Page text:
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My weekend beadboard wallpaper project/laundry room (pics)

posted by: annkathryn on 03.21.2010 at 01:22 am in Home Decorating Forum

My son and I spent the weekend refacing cabinets in the laundry room and upstairs hall using sheesharee's inspiration post as a starting point. I purchased wallpaper that looks like beadboard, some moulding, spackle and wood glue, and a $25 miter saw from Craig's List. I had some leftover semi-gloss (KM Swiss Coffee). I did the wallpaper and paint while my son handled the miter saw. We didn't have enough clamps to glue the moulding to more than one door at a time, and since the glue took 30 minutes to set it all took a while.

The steps are all documented in sheesharee's link below, as well as in Rhoda's blog that she's linked. If anyone has any questions I'll be glad to answer them

It's not a perfect job, but we're very happy with the change from boring to polished.

Still to do: some touch-up painting of the woodwork, add door knobs, and repaint the walls of the laundry room.

Before - boring doors:

The laundry chute door:

After wallpaper, adding moulding


Laundry chute door:

Here is a link that might be useful: Sheesharee's original post


clipped on: 03.31.2010 at 12:51 pm    last updated on: 03.31.2010 at 12:51 pm

RE: My weekend beadboard wallpaper project/laundry room (pics) (Follow-Up #39)

posted by: annkathryn on 03.27.2010 at 01:44 pm in Home Decorating Forum

Hockeymom here's a picture of the cabinet edge. My camera doesn't take very good close-ups, sorry. You can see a slight line between the frame and the cabinet. That line could probably be made invisible by a more skilled woodworker. I didn't worry about it too much because you can't see any of the edges straight on due to how the walls are around the cabinets.


clipped on: 03.31.2010 at 12:49 pm    last updated on: 03.31.2010 at 12:49 pm

RE: Before and After - Avocado Bathroom Update (Follow-Up #33)

posted by: equest17 on 07.31.2009 at 06:58 pm in Home Decorating Forum

You all have really made my day! I wish now that I had finished all the details like the valance and the faucets so you could get the whole picture. We're young and have more energy and ideas than money most of the time, but I'm so glad to know it doesn't show!

As far as the details, I cleaned the counter well with a green scrubbing pad and homemade scouring powder (baking soda, borax, and salt), but any abrasive cleanser should work. I rinsed and wiped it down, then trimmed away some of the excess caulk around the sinks. I brushed on a coat of SW Adhesion Primer. Its pretty thin and goes a very long way, so a quart should be plenty. I let it dry overnight, but that might not be necessary. In the morning, I did two coats of satin base color SW Harmonic Tan. I didnt tape off for this, since I wanted to get really close to the wall and sinks. I let this dry for a day as well; again, that might be overkill, but I wanted to make sure everything was fully cured. I used blue painters tape along the wall and around the sinks after the base coat was set.

I bought a set of two sea sponges at Hobby Lobby; one was bigger and softer, the other smaller and a bit stiffer. I picked acrylic paints that coordinated with my fabric; I used Americana brand Raw Umber and Camel and Anitas All Purpose brand Black, Safari Taupe, and Olive Green. I dampened the large sea sponge, dipped it in the paint on a paper plate, and smeared it around on the plate to get off the excess. I dabbed on the black first, then raw umber, and then the lighter colors. Use a light pouncing motion and dont let it smear or it looks unrealistic.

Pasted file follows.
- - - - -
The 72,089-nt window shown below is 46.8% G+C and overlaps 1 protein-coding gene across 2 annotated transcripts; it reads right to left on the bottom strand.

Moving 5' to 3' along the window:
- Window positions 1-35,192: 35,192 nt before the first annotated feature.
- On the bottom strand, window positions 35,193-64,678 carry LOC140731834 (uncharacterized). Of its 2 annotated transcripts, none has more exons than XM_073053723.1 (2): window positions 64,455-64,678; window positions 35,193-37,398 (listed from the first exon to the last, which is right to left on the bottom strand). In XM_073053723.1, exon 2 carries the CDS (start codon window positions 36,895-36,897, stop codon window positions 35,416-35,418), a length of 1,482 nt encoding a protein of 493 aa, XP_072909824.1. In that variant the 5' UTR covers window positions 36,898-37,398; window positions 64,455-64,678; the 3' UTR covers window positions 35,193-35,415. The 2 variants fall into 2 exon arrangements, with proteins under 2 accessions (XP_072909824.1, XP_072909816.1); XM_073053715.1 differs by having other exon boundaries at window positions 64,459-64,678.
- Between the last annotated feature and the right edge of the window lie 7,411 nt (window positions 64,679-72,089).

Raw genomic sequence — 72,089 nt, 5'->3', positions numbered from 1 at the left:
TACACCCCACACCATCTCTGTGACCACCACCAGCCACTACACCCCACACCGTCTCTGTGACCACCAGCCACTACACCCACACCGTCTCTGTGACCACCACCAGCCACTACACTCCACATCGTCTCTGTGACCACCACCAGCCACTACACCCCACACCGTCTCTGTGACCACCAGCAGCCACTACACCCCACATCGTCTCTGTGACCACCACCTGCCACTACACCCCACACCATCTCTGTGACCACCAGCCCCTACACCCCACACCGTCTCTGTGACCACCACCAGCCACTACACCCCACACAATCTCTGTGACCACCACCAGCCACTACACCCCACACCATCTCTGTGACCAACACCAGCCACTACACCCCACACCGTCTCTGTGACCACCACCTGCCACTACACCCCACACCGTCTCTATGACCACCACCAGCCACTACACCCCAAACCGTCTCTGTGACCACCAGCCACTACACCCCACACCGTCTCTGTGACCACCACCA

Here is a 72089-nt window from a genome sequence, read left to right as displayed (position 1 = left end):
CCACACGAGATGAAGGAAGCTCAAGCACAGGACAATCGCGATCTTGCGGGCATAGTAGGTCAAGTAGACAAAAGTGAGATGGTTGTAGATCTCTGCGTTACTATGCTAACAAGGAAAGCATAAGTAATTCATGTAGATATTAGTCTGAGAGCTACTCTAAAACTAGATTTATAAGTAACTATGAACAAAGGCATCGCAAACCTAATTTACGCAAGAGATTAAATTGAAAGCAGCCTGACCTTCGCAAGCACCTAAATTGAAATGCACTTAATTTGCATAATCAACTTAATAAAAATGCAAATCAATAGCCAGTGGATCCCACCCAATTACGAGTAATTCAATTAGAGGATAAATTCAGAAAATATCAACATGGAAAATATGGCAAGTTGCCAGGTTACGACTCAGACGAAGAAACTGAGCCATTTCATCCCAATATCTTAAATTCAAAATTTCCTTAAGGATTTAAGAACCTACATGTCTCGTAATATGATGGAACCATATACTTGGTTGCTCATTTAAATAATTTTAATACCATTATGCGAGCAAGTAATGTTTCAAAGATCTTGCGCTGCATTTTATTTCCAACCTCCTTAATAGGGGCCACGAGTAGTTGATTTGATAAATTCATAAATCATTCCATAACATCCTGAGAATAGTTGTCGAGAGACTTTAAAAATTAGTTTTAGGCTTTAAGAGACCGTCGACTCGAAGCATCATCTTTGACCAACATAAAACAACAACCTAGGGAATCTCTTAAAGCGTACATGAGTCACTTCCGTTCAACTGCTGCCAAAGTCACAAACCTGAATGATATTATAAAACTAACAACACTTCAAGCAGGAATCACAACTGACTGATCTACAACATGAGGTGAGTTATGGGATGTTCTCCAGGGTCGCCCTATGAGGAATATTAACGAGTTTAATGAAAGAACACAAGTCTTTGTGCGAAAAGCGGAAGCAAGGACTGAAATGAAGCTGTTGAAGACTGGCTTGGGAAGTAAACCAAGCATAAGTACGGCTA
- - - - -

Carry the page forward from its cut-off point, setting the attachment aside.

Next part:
I didnt wait long enough for each color to set at first and it started to look a bit muddied. So I sponged the base color on very generously over the whole thing to reset the stage a bit. This worked really well, but if I had waited longer between paints, it might not have been necessary. Then again, it might be what gave me such a realistic look! I went back over with all the colors again using the smaller, stiffer sponge to break up any big blotches of color and get into the tight places. I used very little green and khaki (Safari Taupe), just little bits here and there to tie in the room colors. The black, raw umber, and Harmonic Tan base coat were really the key players. I think you could use these paints and add an accent color or two of any muted shade and make it work with other fabrics or dcor.

After it all dried, I used three coats of water based polyurethane. It left some brush strokes I wasnt thrilled with, so I may experiment with a different product or application method if there is a next time. Also, I would recommend removing the painters tape before the poly coat if you have a steady hand. I neglected to and the tape peeled off a bit of the poly in some places.

Well, thats it in a nutshell. Hope that wasnt too many details, but since I had to figure it out as I went, I wanted to share as much as possible. Heres a close up picture so you can see the mix of colors.



clipped on: 10.13.2009 at 11:46 am    last updated on: 10.13.2009 at 11:46 am

RE: Window cornices done! Finishing touches? (Follow-Up #9)

posted by: equest17 on 04.23.2009 at 10:17 pm in Home Decorating Forum

The following is the instruction sheet from the workshop on foam cornice boards I co-taught at the county extension office. Since it was just a handout meant to accompany the class, it might be a bit hard to following without a demonstration. Let me know if anything is unclear.